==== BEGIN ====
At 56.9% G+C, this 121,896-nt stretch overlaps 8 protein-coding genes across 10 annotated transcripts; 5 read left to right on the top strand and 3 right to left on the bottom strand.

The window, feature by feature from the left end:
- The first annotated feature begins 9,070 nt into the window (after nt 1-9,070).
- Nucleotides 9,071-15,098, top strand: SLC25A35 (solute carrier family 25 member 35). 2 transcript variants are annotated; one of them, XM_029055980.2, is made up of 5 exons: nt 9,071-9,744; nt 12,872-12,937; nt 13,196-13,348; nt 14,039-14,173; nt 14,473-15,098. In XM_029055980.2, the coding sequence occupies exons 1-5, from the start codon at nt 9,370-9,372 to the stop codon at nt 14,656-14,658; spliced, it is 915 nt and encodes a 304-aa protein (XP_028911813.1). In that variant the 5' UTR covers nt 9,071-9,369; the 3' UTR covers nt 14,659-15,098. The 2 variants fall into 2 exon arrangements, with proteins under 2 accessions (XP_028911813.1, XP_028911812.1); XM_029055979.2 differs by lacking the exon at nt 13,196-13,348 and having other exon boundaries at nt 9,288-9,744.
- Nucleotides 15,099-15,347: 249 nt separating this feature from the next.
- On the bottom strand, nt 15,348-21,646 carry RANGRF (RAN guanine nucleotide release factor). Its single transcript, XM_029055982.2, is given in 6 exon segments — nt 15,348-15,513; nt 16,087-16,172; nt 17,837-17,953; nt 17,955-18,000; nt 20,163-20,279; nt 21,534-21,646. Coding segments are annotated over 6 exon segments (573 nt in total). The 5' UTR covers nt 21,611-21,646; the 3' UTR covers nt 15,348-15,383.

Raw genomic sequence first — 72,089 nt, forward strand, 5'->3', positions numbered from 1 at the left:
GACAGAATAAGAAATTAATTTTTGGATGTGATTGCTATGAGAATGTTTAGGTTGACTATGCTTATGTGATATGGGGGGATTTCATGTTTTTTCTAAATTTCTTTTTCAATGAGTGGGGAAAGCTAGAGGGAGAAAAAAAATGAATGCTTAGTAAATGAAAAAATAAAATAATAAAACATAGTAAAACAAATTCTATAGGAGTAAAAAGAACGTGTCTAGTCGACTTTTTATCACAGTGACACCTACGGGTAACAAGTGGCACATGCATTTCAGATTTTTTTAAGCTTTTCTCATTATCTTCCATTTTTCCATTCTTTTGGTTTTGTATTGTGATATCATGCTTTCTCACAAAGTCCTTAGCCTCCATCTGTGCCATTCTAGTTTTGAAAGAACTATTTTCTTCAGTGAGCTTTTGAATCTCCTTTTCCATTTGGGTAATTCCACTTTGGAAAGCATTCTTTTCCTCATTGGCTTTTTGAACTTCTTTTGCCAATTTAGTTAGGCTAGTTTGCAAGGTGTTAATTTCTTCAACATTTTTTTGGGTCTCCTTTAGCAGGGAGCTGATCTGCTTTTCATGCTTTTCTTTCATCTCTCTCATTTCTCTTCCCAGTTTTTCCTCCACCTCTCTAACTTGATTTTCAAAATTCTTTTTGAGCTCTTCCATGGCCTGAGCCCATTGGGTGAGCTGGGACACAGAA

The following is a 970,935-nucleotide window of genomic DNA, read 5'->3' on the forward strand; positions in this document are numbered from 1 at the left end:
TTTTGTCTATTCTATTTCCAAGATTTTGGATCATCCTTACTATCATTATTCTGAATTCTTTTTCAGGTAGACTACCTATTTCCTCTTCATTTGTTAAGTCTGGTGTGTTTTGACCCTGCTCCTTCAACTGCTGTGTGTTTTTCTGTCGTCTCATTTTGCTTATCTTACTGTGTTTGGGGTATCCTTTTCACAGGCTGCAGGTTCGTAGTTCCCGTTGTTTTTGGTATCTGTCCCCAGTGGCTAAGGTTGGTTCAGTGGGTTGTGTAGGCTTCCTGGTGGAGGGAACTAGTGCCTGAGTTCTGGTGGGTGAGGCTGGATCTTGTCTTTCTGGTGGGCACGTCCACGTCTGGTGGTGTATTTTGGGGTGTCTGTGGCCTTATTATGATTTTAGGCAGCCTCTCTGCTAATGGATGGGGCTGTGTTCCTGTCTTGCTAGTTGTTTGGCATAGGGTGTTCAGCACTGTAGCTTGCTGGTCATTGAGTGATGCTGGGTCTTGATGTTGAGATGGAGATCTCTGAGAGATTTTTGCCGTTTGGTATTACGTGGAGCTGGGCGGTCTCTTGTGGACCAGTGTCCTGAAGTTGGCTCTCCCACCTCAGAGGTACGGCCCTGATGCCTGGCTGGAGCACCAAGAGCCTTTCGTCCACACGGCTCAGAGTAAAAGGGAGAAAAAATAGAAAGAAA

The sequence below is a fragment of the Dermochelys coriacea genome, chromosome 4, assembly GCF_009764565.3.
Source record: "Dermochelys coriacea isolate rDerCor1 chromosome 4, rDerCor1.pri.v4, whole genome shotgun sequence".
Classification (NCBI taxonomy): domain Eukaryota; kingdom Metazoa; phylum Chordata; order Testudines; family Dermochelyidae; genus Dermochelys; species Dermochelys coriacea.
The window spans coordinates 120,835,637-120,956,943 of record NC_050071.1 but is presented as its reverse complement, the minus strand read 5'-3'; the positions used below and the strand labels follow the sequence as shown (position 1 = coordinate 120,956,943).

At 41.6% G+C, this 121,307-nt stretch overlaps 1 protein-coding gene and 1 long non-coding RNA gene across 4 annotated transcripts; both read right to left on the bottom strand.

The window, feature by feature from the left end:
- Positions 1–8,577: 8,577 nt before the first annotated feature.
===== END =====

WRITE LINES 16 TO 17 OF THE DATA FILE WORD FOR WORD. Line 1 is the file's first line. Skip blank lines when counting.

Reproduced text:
The window, feature by feature from the left end:
- Positions 1–8,577: 8,577 nt before the first annotated feature.